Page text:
Hamilton will use IPO proceeds on property cat and quota share business for 1.1: CEO Albo
Hamilton Insurance Group CEO Pina Albo said the company will lean into the reinsurance market with its IPO proceeds starting with January 1 renewals, predominantly in the property catastrophe and quota share business.
The company raised net proceeds of $80.6mn from its public offering last month, which priced its stock at $15 per share.
On a call with analysts, Albo noted that the Bermudian has expanded its reinsurance business over the past 12 months and will continue to do so, especially in the property cat space where market terms and conditions remain favorable.
In other lines of reinsurance, Albo noted the company is also growing its casualty and specialty books.
Some of the larger players who were heavily involved in the US casualty reinsurance space have pulled back, she said, after seeing developments from years 2019 and prior. Hamilton, on the other hand, was not very involved in the market during those years.
“As they pull back, it’s an opportune time for us to show up and provide solutions for those clients,” Albo said, adding the same applies for the specialty reinsurance business, where several players have pulled back in different classes after the Ukraine war losses.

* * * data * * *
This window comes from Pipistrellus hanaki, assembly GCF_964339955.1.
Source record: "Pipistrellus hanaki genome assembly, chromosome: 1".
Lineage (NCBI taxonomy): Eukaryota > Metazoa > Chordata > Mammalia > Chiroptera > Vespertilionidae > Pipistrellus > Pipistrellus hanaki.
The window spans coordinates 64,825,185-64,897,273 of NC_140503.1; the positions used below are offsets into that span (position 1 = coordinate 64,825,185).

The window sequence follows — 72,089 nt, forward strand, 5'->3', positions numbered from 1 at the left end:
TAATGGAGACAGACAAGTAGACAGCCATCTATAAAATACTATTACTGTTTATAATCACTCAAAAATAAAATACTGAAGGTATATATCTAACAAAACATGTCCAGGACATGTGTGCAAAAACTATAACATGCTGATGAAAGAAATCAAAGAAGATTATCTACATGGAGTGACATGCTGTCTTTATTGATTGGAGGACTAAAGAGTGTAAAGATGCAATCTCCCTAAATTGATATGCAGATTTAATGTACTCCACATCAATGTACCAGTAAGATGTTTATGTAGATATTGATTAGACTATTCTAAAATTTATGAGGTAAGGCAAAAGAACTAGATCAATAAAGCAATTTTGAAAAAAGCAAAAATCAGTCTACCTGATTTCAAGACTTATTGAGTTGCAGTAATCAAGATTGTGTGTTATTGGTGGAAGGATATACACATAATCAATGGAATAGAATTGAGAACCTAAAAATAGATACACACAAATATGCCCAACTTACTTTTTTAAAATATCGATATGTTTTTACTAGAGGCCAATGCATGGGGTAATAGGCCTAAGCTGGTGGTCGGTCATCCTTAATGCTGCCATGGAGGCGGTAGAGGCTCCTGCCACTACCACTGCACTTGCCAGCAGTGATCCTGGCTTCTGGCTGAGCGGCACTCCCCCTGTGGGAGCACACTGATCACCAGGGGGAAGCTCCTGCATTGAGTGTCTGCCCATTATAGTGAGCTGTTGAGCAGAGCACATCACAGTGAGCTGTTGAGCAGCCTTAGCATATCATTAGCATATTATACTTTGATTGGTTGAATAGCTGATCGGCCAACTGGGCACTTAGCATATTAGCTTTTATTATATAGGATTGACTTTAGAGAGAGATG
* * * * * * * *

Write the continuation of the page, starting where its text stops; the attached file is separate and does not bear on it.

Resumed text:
The commentary follows Hamilton’s Q3 earnings release, which was its first set of results disclosed as a public company.
It reported a combined ratio of 92.6%, down 29.9 points year-on-year, for the quarter. In particular, the company’s Bermuda segment, which offers reinsurance to global clients, reported a 59.8-point decline on its Q3 combined ratio, bringing it to 86.9%.
Comparing results to last year, CFO Craig Howie noted that 2022 results were heavily impacted by the Ukraine conflict and Hurricane Ian, whereas this year’s underwriting performance was driven by stable investment income and low catastrophe losses.
Year-to-date, Hamilton’s business mix stands at 55% insurance and 45% reinsurance. By line of business, the company’s portfolio comprises of 42% casualty, 31% specialty and 27% property.
“Hamilton is now at the size, and importantly has the line of business diversification to effectively adapt to the market and manage the underwriting cycles as they arise,” Albo said.